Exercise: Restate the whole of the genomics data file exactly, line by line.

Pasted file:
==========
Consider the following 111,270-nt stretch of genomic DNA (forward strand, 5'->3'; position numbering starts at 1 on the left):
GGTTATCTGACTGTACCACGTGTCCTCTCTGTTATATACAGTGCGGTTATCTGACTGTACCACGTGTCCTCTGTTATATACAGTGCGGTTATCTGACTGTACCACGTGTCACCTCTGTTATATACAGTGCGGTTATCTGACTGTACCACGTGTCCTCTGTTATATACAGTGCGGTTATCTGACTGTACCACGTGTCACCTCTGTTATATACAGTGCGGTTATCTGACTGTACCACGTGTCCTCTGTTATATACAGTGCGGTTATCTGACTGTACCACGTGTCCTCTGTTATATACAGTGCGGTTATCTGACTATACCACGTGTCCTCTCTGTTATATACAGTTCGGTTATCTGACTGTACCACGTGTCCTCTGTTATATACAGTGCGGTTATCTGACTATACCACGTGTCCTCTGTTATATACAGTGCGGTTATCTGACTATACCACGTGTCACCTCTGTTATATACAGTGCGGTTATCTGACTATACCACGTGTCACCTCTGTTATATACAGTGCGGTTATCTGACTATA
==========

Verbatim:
Consider the following 111,270-nt stretch of genomic DNA (forward strand, 5'->3'; position numbering starts at 1 on the left):
GGTTATCTGACTGTACCACGTGTCCTCTCTGTTATATACAGTGCGGTTATCTGACTGTACCACGTGTCCTCTGTTATATACAGTGCGGTTATCTGACTGTACCACGTGTCACCTCTGTTATATACAGTGCGGTTATCTGACTGTACCACGTGTCCTCTGTTATATACAGTGCGGTTATCTGACTGTACCACGTGTCACCTCTGTTATATACAGTGCGGTTATCTGACTGTACCACGTGTCCTCTGTTATATACAGTGCGGTTATCTGACTGTACCACGTGTCCTCTGTTATATACAGTGCGGTTATCTGACTATACCACGTGTCCTCTCTGTTATATACAGTTCGGTTATCTGACTGTACCACGTGTCCTCTGTTATATACAGTGCGGTTATCTGACTATACCACGTGTCCTCTGTTATATACAGTGCGGTTATCTGACTATACCACGTGTCACCTCTGTTATATACAGTGCGGTTATCTGACTATACCACGTGTCACCTCTGTTATATACAGTGCGGTTATCTGACTATA